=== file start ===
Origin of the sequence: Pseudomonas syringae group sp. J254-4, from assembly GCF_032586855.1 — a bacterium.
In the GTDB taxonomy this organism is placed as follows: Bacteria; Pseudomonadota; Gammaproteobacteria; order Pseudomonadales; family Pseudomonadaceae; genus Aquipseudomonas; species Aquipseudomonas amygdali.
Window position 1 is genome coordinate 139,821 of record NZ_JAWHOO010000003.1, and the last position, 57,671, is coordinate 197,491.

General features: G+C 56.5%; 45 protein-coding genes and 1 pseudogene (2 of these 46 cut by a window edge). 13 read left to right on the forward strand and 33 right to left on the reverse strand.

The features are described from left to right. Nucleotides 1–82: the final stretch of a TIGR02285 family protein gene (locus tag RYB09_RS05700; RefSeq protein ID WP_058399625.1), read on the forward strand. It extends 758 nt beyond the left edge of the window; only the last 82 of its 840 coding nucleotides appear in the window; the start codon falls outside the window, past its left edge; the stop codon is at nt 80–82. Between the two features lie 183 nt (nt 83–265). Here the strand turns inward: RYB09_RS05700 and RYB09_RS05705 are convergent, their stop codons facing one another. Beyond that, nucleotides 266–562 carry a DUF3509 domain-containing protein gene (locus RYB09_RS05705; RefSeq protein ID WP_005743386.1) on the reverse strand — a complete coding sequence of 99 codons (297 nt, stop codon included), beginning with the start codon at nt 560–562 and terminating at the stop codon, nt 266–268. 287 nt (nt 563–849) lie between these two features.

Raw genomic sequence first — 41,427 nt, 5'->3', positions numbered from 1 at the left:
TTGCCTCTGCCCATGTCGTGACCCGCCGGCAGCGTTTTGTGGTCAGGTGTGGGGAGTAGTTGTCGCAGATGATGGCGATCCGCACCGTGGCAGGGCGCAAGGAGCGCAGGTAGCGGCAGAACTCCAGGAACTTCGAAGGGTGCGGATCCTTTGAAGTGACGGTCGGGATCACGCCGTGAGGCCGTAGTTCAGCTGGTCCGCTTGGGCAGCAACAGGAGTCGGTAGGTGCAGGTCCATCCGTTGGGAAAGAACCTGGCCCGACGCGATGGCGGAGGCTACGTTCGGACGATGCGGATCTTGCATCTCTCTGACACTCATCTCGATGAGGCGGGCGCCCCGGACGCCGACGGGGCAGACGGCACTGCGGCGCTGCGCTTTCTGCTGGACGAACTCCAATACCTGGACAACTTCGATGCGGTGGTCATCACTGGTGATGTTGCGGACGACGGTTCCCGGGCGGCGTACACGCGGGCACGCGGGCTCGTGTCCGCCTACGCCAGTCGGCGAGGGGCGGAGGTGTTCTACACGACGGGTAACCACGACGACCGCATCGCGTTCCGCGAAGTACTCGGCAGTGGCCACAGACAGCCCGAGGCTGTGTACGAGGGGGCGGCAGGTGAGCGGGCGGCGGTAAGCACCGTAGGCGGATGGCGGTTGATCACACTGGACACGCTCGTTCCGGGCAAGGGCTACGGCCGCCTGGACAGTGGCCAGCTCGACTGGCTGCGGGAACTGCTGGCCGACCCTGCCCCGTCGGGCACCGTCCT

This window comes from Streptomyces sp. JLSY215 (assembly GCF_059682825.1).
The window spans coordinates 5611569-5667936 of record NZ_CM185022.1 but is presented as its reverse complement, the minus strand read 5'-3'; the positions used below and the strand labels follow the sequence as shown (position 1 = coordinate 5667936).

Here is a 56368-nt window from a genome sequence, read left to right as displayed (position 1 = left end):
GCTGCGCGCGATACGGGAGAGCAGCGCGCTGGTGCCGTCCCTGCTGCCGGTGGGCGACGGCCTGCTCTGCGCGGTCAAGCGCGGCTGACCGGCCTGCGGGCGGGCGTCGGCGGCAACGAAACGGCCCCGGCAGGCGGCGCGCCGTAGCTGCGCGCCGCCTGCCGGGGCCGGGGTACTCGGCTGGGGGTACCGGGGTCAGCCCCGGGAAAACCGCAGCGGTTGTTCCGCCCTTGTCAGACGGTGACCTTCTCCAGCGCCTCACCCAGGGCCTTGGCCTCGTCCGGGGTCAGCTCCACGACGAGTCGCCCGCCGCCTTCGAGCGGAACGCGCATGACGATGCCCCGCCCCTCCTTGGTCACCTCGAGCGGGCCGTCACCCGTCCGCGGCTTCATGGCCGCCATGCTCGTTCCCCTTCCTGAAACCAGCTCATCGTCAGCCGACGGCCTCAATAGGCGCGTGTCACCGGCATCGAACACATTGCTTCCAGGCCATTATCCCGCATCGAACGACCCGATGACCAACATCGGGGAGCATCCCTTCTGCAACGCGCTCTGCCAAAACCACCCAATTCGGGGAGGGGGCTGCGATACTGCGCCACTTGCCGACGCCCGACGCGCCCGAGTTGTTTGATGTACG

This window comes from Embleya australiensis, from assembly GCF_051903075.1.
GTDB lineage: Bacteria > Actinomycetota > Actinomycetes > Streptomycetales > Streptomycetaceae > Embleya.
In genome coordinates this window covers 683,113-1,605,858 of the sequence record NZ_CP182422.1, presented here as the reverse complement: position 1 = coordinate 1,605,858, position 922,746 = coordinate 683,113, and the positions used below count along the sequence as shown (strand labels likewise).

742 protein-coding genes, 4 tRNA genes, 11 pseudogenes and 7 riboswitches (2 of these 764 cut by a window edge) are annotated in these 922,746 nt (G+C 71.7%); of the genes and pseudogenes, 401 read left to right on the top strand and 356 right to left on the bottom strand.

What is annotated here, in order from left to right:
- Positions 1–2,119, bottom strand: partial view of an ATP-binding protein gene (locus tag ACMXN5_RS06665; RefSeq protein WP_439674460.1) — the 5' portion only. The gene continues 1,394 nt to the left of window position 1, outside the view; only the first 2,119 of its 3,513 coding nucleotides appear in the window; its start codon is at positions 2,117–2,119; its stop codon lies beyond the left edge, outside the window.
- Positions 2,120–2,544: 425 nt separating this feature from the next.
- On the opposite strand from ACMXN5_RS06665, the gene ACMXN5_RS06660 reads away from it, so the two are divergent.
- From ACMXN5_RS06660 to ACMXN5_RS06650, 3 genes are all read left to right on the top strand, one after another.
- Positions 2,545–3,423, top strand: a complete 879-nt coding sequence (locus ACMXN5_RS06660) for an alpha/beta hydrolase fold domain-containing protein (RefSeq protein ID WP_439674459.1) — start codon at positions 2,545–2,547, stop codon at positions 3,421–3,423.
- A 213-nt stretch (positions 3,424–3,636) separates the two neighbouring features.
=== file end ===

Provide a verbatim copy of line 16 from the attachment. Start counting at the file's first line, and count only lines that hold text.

What is annotated here, in order from left to right: